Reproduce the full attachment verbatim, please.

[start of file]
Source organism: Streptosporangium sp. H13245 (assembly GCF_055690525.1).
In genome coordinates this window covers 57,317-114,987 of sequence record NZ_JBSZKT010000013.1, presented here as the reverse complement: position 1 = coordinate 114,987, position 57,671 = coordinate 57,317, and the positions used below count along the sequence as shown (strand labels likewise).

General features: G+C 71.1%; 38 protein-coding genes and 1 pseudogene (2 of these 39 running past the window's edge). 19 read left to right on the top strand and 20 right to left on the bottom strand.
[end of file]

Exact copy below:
Source organism: Streptosporangium sp. H13245 (assembly GCF_055690525.1).
In genome coordinates this window covers 57,317-114,987 of sequence record NZ_JBSZKT010000013.1, presented here as the reverse complement: position 1 = coordinate 114,987, position 57,671 = coordinate 57,317, and the positions used below count along the sequence as shown (strand labels likewise).

General features: G+C 71.1%; 38 protein-coding genes and 1 pseudogene (2 of these 39 running past the window's edge). 19 read left to right on the top strand and 20 right to left on the bottom strand.